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Mourne Mountains Area   N: Croob Subarea
Place count in area: 58, OSI/LPS Maps: 20, 29 
Highest place:
Slieve Donard, 849m
Maximum height for area: 849 metres,     Maximum prominence for area: 821 metres,

Note: this list of places includes island features such as summits, but not islands as such.
Rating graphic.
Slieve Croob Mountain Sliabh Crúibe A name in Irish Ir. Sliabh Crúibe [DUPN], 'lump-mountain’ [PDT] Down County in NI and in Ulster Province, in Arderin List, Mudstone, greywacke & conglomerate Bedrock

Height: 534m OS 1:50k Mapsheet: 20 Grid Reference: J31847 45378
Place visited by 217 members. Recently by: Portosport, mountainmike, wintersmick, eoghancarton, sdmckee, srr45, upper, ElaineM76, Jai-mckinney, Kirsty, Carolyn105, rdkernan, DelStewart, cdpevans, abcd
I have visited this place: NO (You need to be a logged-in member to change this.)

Longitude: -5.973396, Latitude: 54.340056 , Easting: 331847, Northing: 345378 Prominence: 439m,  Isolation: 1.1km,   Has trig pillar
ITM: 731778 845378,   GPS IDs, 6 char: SlvCrb, 10 char: SlvCrob
Bedrock type: Mudstone, greywacke & conglomerate, (Deep marine turbidite sequence)

The River Lagan rises on the northern slopes of Slieve Croob. The three parishes of Magherahamlet, Kilmegan and Drumgooland converge on the summit, which has excellent panoramic views, including a particularly fine view of the northern peaks in the Mourne Mountains. Until the mid-20th century, there was a tradition of climbing the mountain on Blaeberry Sunday at the end of July or beginning of August. This is clearly a survival of a Lughnasa tradition [see MacNeill, 155-56]. The summit cairn is locally known as the Twelve Cairns, but this seems to be a relatively modern name arising from damage causing the break-up of a single cairn into several smaller heaps. The name Slieve Croob has been interpreted as ‘mountain of the hoof’ from Ir. Sliabh Crúibe [DUPN]. However, there seems to be nothing in local folklore to support this, nor in the mountain’s shape. It is likely that the second element is Brittonic in origin and is related to Welsh crwb, meaning ‘lump’ or ‘hump’. This fits better with the topography and also accords with the fact that Cratlieve, a western satellite has the same meaning, containing crot, an Irish word also meaning ‘hump’. Two townlands on the northern slopes are called Drin and Dree, probably also of Brittonic origin, cf. Welsh dring ‘ascent, slope’. Dree is of the same origin as Drin, but the different form has arisen by loss of -ng- and compensatory lengthening, cf. Belcoo < Béal Cú < Béal Cúnga. It is possible that Drin and Dree were once a single unit.   Slieve Croob is the 464th highest place in Ireland. Slieve Croob is the most northerly summit in the Mourne Mountains area.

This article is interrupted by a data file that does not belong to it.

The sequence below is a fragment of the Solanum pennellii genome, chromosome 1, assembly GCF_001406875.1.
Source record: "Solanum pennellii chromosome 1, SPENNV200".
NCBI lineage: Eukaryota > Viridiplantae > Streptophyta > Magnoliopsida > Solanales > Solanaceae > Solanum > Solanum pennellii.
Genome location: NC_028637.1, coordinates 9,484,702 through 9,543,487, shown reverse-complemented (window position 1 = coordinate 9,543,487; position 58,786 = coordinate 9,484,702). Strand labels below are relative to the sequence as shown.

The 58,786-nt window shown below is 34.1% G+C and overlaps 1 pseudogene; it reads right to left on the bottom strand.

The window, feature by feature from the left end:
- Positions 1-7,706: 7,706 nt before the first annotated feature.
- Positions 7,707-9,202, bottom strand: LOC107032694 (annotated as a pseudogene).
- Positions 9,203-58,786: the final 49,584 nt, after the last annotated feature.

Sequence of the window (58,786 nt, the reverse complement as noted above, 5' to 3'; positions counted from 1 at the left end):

COMMENTS for Slieve Croob (Sliabh Crúibe) << Prev page 1 2 3 4 Next page >>  
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WillHoey on Slieve Croob, 2009
by WillHoey  12 May 2009
I took my 4 year old daughter via the Drumkerragh Forest route. Firstly i think this highlights my daughters fitness but also that this this is never going to be the most challenging walk in the world. Having said that the view is spectacular from the top. Possibly one of the best i've seen in Northern Ireland. If you are looking for a way to kill acouple of hours on a good day then i would highly recomend Slieve Croob. My daughter Sophie also thought it was a great adventure. p.s. For the twitchers among you the forest had plenty to see including green finches and a pair of buzzards. Linkback: